ON THE FRINGE Seventy Scenes of Halloween; Get Out of Hear!; It Took More Than One Man

The 70th scene in Seventy Scenes of Halloween (Pentameters, Hampstead) consists solely of a banner with the words "The End" daubed in crude strokes of stage-blood. It's Jeffrey M Jones's little joke, at once acknowledging his work's resemblance to a cheap horror movie and re-summoning, at the 11th hour, the conventional narrative spirit which the previous 68 scenes have all but exorcised. By this stage, the two protagonists - an ordinary- looking suburban couple, Joan and Jeff - have experienced much grisly stabbing and smothering. But the American playwright's cut-up technique, by which the order of proceedings is seemingly determined at random, has disorientated us so much that we no longer expect fatal actions to be of any consequence.

People expect rapists to be on the loose in other cities, not here

A series of horrific rapes has shocked Bath, reports Jason Bennetto

Mother grabs back children in a Lebanon schoolyard

American woman and charity workers in dramatic airport dash

Swinging with a ghost writer

Lucy O'Brien enjoys a horror spoof

Witch hunt

Beer: Hubble, bubble ... to drink it means trouble. Some brews for Halloween

Why he never sold his soul

`Whoring out' is not what John Carpenter does. He lies low until the smoke clears and then makes another movie - that's all his own. By Nick Hasted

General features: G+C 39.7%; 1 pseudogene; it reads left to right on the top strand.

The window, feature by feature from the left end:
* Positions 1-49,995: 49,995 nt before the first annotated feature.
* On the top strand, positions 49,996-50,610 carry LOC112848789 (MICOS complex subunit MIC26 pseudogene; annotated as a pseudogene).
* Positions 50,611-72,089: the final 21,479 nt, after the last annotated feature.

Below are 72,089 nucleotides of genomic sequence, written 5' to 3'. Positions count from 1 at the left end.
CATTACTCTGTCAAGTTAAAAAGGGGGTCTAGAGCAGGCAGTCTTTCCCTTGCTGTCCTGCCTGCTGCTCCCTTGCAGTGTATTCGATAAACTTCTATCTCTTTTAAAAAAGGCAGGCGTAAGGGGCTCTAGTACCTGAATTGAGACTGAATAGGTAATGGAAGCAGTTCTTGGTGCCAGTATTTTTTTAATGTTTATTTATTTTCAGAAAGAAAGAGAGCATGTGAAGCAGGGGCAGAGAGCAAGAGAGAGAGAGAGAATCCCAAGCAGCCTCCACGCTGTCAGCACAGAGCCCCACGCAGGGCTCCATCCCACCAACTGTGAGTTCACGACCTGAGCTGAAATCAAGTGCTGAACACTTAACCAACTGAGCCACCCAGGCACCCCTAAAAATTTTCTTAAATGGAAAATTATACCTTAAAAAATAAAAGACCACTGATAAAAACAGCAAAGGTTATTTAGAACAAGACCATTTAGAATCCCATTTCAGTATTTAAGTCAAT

When your private life spills out of a cardboard bag on to the street, it's time to take stock

I have been scared of some really dumb things in my time. When I was five, my Mum took me to see Cats, but I was scared of Brian Blessed so we had to leave. The same year, I had a fabulously successful birthday party, at which I held court like a mini Joan Collins until I decided I was scared of the lighted candles on my cake. I screamed and cried and curled up beneath a table until my Montessori mates had to be sent home.

A being that works in mysterious ways

Who is to say what is a proper religion? That all-seeing judge of transcendental things, the Charity Commission
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No postcode? No vote

Floating voters

How living on a houseboat meant I didn't officially 'exist'
Louis Theroux's affable Englishman routine begins to wear thin

By Reason of Insanity

Louis Theroux's affable Englishman routine begins to wear thin
Power dressing is back – but no shoulderpads!

Power dressing is back

But banish all thoughts of Eighties shoulderpads
Spanish stone-age cave paintings 'under threat' after being re-opened to the public

Spanish stone-age cave paintings in Altamira 'under threat'